If your doc seems frustrated with you say in the most genuine way you can, "I know I'm a difficult case, and I realize I'm in the wrong on this. (Take the blame even if you weren't wrong) I'm still new to needing medical help. How can I do this in a way that help you, doc?"I realize this feels like giving in to an asshole bully who has mistreated you—and in some ways it is—but if you have an illness that needs medical help and the entire medical system is against you then you might have to play along with our delusion for a while. Sorry!
Chances are if you are getting repeatedly labeled a Bad Patient there is something about your style of interaction that sets off alarms in the medical psyche. Work patiently with one doctor to cure your "Bad Patient Syndrome" and you'll likely find the doctor-handling skills you learned will work with every other MD you encounter.
What really shocked her, though, was the distinct feeling of hostility she felt from her doctors.
In desperation, she wrote Dr. D to ask, "WTF just happened?"I wish I could say that situations like this are rare, but they aren't. I've written before about Nice Patient Syndrome. Unfortunately there is also Bad Patient Syndrome, and it claims a lot more victims than the former.
"But why would doctors who chose this profession because they want to help people be suspicious?"Doctors have control over work excuses, narcotic pain medicines, and the exams that determine disability. This makes us popular targets of sleazy folks who want to get things they shouldn't. Docs get told more lies middle school teachers and probation officers. After getting burned a few times we learn to be suspicious. We even find ourselves being suspicious of patients who have nothing to gain from fooling us.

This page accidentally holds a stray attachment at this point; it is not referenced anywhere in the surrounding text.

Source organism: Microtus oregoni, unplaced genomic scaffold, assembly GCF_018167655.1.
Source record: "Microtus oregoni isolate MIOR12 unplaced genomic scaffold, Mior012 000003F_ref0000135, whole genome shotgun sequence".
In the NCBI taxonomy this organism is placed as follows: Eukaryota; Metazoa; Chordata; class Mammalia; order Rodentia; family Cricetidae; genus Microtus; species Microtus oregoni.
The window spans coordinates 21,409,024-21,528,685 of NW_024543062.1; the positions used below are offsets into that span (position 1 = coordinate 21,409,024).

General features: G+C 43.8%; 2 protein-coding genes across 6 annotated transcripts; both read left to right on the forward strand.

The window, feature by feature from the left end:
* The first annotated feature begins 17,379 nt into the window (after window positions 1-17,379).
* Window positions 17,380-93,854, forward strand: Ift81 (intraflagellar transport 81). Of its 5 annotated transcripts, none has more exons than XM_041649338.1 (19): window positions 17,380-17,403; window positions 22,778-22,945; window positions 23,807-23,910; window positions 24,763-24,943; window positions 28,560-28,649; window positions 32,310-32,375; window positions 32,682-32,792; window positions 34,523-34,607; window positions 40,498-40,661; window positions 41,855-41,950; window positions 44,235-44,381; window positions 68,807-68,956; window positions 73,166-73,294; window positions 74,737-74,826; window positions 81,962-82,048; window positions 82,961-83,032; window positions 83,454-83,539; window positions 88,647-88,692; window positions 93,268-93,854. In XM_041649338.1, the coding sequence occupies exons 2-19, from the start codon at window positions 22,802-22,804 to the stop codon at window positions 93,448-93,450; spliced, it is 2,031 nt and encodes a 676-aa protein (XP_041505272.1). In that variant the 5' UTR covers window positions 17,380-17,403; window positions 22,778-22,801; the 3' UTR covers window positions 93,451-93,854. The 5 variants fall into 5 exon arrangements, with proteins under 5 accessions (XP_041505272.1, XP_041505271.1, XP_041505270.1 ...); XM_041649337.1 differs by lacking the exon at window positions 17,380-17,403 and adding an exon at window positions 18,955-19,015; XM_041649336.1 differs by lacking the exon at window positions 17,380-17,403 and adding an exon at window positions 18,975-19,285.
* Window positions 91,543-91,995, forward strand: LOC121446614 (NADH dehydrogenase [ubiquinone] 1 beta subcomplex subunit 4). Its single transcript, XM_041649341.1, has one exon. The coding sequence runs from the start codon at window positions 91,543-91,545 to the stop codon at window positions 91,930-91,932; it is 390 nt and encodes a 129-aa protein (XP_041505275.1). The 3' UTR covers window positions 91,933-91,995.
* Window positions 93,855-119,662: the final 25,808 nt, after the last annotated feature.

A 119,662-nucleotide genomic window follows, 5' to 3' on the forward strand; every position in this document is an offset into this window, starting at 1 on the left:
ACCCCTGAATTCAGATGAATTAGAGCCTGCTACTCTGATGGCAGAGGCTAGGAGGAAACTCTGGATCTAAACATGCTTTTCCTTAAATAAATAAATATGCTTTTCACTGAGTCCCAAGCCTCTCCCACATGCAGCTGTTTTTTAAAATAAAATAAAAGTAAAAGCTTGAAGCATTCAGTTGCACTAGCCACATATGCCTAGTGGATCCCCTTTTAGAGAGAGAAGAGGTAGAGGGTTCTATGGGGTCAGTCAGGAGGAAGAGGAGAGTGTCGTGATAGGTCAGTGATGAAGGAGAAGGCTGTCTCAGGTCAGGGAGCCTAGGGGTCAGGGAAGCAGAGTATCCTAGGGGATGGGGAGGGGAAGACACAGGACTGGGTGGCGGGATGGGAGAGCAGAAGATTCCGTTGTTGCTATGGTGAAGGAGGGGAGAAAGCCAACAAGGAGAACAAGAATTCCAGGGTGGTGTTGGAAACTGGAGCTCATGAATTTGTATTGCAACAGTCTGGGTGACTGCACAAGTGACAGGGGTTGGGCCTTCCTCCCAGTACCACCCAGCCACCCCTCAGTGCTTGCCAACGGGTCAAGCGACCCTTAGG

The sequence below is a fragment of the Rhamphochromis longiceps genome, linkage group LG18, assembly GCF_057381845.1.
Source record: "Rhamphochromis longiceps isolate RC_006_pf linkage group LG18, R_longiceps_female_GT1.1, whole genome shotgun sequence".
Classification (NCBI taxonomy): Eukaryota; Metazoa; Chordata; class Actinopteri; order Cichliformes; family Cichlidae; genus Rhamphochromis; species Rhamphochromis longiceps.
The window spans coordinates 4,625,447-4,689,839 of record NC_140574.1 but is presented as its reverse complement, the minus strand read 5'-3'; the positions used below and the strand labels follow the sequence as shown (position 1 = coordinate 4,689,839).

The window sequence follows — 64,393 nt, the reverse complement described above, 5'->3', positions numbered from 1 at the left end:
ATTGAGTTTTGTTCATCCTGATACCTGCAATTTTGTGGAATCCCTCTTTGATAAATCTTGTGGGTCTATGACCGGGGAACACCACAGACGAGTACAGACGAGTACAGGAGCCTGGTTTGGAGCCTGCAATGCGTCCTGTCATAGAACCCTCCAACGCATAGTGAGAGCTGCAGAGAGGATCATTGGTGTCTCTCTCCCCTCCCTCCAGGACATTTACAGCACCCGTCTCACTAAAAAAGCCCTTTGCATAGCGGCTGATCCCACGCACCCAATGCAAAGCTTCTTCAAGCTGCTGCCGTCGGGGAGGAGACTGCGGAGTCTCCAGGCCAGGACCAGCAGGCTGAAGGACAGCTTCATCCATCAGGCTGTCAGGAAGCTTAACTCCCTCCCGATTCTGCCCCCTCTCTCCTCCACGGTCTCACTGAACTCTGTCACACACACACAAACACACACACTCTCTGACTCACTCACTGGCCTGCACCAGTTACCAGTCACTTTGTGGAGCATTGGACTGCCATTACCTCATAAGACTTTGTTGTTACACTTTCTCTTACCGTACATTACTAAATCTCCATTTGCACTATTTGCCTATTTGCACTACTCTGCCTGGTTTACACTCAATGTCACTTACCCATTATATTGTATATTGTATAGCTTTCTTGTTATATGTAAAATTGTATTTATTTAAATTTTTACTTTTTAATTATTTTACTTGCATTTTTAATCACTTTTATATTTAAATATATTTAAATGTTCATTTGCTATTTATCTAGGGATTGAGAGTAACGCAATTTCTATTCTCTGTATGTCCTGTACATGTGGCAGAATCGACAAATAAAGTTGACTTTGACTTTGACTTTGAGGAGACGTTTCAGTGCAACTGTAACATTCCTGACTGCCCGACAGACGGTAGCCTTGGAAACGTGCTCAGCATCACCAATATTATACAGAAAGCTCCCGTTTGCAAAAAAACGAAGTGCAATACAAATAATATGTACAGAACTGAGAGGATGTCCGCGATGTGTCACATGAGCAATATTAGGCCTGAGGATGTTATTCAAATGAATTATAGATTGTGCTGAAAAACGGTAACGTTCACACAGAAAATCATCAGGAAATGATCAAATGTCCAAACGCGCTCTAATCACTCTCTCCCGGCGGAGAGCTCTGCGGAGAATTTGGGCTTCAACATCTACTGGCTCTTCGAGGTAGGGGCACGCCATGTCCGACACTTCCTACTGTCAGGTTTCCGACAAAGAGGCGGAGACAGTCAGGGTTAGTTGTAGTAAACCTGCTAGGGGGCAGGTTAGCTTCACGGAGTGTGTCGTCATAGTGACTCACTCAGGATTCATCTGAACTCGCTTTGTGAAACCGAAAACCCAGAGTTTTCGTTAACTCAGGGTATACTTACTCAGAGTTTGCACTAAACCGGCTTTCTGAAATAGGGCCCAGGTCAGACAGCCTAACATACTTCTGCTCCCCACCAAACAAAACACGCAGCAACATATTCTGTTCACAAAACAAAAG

What we should do is admit that we aren't superheroes after all and confess that your situation has confounded our ability to help. From personal experience I can tell you this is really hard to do.Feeling powerless is a huge narcissistic injury to our superhero ego. It is a lot easier to accuse you of being a villainous bad patient who is unworthy of our heroics, that admit that we aren't as super as we would like to be.
What do you think?
Have you ever been the "bad patient" or been the heathcare provider who misjudged a patient?
Doctor D always loves to hear your stories and opinions in comments.
Is Healthcare A Right?
News Flash to Republicans: Socialist Medicine has been here for decades! Doesn’t it just make you feel dirty?
We're already providing free care—we’re just doing a piss-poor job of it:
Bad enough that Republicans are right to complain that our kids already owe China trillions of dollars we’ve wasted on healthcare.
Also bad enough that Democrats are right to point out that millions of uninsured are sick and dying without the care they need.